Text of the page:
U.S. Catholics, non-Catholics continue to view Pope Francis favorably
Some world leaders begin their tenures with high favorability ratings – only to see their popularity fall over time. But, in the U.S., Pope Francis remains as popular as ever, with seven-in-ten Americans saying their opinion of the pontiff is “very” or “mostly” favorable, according to a new Pew Research Center survey.
When Francis began his papacy in March of 2013, 57% of Americans held a favorable view of him, while 14% held an unfavorable view and 29% couldn’t give him a rating. Now, seven-in-ten Americans express a favorable view of Francis, while 19% express an unfavorable opinion and just 11% say they don’t know enough to be able to rate the pontiff.
Not surprisingly, Pope Francis is even more popular among U.S. Catholics than he is among the public as a whole, with eight-in-ten or more American Catholics routinely giving the pope favorable ratings. Currently, 87% of Catholics express a favorable view of the pope.
Opinions vary widely among non-Catholics. About half (53%) of white evangelical Protestants now view Francis favorably, roughly similar to the 59% who did so in March 2013, when he began his papacy.
Among religious “nones” – those who describe their religious affiliation as atheist, agnostic or “nothing in particular” – 71% have a “very” or “mostly” favorable view of the pope, substantially higher than the 39% who felt positively about Francis in March 2013. Some of this change has come from those who originally had no view of the pope. Indeed, about one-third (34%) of religious “nones” could not rate Francis in March 2013, while just 10% don’t offer an opinion today.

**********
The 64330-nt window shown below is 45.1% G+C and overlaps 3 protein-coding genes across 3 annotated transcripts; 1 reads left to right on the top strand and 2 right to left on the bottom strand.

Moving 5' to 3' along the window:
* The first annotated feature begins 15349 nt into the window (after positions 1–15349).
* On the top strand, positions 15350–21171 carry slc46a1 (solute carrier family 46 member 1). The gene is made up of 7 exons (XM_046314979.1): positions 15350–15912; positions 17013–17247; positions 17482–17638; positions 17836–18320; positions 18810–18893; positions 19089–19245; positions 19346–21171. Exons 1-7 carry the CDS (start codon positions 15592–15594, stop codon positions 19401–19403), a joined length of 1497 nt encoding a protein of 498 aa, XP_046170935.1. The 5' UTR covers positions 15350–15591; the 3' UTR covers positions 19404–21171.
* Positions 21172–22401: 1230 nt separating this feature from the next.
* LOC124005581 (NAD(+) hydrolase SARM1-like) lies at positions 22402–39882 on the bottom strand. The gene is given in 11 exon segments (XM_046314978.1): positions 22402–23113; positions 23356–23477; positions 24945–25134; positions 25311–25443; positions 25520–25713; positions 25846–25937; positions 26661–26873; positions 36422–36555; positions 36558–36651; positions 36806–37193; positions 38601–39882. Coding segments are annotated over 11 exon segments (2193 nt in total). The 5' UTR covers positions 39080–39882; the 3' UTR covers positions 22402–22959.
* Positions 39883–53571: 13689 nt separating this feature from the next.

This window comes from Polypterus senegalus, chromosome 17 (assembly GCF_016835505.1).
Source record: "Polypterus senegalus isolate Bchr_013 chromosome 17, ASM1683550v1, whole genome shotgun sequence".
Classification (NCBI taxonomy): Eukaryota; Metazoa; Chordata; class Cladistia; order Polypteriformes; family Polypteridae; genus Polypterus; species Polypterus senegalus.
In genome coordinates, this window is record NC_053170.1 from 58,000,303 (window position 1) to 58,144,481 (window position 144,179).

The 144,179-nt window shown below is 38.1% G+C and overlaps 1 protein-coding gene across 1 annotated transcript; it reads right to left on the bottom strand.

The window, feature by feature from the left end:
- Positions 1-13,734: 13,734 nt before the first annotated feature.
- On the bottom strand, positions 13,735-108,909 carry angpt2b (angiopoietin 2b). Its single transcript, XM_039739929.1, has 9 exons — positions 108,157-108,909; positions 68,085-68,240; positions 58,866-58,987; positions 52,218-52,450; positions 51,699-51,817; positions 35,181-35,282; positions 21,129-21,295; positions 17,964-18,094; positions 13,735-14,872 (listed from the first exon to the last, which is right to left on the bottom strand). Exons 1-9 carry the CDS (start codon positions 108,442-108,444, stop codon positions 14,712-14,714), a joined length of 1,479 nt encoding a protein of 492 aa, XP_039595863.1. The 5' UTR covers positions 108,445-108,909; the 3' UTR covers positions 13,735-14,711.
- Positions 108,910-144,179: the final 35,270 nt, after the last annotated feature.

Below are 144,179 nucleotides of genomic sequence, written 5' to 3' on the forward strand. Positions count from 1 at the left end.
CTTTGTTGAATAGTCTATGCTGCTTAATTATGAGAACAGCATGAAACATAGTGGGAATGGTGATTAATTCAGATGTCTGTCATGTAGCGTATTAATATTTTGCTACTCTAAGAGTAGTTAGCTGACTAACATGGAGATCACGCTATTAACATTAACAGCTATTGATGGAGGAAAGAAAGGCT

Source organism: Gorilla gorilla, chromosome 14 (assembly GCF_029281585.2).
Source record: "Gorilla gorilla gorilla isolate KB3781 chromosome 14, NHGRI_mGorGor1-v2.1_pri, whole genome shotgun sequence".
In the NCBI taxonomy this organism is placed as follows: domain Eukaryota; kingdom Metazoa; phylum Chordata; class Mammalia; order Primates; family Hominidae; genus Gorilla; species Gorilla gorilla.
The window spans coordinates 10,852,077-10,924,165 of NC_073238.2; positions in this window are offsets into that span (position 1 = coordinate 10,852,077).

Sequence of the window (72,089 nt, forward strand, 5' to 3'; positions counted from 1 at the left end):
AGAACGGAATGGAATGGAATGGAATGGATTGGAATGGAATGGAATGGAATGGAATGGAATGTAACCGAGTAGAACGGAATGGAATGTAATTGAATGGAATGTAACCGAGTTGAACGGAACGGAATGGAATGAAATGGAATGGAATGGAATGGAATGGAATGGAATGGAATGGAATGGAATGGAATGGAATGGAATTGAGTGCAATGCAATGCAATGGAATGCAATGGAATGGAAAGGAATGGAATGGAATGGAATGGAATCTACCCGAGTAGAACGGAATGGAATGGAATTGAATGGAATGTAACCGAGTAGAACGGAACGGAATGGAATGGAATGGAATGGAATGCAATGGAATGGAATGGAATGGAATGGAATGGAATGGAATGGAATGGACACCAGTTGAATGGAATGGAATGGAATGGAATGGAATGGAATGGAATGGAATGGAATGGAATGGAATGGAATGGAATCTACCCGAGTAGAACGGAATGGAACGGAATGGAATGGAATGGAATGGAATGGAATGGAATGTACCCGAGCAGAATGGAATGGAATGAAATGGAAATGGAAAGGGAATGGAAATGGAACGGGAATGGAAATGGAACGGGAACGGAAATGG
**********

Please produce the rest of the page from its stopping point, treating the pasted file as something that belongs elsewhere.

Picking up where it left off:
Francis enjoys a similar level of popularity among white mainline Protestants, with 72% of the group saying they have a favorable view of him, little changed from previous years.
Continued positive views of Pope Francis among Catholics approach Pope John Paul II’s highest ratings from Catholics in the 1980s and 1990s. At the same time, Francis’ favorability ratings tend to be somewhat higher than Benedict’s were during most of his time as pope.
Claire Gecewicz is a research assistant focusing on religion at Pew Research Center.